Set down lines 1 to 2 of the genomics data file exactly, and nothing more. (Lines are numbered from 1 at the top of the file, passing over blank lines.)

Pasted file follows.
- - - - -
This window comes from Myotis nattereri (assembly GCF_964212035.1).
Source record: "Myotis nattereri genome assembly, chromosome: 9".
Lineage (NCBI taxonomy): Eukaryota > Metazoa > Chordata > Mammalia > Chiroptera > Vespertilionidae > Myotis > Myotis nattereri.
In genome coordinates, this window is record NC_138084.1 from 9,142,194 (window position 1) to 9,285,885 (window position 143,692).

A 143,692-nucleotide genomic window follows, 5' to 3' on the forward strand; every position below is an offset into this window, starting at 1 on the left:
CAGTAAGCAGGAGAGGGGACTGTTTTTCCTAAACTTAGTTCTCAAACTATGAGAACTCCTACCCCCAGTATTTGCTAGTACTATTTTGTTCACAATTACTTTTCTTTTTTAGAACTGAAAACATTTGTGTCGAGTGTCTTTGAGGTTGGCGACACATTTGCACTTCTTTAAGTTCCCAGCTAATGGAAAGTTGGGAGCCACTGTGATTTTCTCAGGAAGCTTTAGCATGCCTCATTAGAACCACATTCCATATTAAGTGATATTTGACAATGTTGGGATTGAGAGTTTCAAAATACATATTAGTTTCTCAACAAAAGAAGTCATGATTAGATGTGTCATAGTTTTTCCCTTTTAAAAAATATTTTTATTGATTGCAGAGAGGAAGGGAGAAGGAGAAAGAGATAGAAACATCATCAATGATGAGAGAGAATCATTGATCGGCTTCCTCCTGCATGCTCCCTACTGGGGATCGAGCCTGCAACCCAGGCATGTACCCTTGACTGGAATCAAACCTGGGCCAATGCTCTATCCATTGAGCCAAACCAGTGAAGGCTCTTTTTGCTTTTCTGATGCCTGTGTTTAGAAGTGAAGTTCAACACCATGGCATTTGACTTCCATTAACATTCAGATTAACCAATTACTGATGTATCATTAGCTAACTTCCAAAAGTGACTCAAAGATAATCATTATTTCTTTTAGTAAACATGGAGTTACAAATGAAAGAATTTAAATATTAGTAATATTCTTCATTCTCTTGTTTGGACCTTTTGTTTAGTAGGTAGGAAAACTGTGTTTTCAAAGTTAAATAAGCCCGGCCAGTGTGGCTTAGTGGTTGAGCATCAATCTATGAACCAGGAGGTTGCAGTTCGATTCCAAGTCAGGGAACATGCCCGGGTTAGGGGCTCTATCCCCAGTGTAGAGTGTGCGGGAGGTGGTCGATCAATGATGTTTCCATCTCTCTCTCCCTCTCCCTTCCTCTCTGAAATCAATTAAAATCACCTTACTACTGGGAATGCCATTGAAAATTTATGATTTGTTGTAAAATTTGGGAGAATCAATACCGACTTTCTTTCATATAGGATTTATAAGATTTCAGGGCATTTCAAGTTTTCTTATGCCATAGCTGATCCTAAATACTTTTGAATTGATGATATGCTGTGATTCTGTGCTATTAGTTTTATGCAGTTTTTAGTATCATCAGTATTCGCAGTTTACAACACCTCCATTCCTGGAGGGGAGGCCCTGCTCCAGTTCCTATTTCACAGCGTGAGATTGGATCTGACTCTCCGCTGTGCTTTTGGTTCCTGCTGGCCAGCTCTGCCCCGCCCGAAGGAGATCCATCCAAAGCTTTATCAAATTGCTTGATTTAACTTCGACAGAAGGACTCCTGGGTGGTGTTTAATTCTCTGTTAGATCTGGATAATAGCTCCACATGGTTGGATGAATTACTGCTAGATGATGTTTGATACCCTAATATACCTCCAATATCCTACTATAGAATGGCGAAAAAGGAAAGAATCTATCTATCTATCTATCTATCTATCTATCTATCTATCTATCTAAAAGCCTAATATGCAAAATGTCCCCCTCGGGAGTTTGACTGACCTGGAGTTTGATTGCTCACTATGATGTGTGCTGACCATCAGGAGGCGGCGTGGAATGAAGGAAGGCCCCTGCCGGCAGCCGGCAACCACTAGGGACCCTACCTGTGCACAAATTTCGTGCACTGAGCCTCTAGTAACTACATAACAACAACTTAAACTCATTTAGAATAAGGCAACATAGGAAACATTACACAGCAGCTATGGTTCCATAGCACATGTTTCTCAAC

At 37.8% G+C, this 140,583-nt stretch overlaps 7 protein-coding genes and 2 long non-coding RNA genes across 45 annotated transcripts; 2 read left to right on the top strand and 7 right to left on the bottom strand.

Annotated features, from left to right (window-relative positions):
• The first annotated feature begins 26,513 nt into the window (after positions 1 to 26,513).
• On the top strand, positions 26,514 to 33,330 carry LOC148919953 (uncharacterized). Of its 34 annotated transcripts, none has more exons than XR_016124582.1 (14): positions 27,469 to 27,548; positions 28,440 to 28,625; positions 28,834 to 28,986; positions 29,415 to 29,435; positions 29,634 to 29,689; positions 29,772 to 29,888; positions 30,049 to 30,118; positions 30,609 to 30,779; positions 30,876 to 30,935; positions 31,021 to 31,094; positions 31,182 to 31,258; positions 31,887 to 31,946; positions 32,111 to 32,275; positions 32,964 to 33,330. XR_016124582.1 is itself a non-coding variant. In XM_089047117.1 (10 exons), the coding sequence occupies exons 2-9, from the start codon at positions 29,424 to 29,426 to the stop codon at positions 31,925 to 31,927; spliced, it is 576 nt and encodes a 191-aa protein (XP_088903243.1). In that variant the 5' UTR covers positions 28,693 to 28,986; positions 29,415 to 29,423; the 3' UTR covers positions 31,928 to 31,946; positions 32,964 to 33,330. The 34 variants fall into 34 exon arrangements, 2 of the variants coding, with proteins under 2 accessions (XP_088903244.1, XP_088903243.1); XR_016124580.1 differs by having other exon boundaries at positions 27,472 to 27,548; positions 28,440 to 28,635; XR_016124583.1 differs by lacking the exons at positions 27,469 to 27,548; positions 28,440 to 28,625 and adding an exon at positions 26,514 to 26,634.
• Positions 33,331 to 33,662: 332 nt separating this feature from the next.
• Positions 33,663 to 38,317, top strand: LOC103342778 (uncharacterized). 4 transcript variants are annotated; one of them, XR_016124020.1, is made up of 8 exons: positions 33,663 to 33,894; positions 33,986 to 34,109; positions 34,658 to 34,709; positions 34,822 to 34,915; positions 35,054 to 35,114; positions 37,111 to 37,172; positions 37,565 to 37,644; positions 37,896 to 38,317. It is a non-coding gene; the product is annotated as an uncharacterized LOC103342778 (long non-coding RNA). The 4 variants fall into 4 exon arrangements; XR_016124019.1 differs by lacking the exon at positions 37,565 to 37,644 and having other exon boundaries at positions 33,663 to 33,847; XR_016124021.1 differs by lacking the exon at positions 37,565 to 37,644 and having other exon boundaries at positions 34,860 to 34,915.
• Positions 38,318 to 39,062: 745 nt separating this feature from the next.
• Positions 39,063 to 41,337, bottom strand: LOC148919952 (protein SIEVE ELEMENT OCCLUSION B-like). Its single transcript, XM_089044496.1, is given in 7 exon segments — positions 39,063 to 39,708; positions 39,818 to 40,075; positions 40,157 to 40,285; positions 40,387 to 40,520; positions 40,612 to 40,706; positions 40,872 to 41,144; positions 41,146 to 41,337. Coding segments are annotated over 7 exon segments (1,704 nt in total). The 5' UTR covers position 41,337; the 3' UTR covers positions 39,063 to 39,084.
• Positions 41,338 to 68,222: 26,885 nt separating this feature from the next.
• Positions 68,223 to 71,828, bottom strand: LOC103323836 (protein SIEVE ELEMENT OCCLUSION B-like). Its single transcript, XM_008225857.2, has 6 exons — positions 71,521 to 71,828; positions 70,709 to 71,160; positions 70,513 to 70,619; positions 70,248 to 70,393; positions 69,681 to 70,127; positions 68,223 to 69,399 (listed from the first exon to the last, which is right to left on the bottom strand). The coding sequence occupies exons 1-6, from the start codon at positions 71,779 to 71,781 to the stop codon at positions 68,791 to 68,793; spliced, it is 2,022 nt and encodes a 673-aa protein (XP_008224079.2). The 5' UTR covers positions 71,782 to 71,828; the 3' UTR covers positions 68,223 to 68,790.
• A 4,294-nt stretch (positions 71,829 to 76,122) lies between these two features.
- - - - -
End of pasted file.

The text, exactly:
This window comes from Myotis nattereri (assembly GCF_964212035.1).
Source record: "Myotis nattereri genome assembly, chromosome: 9".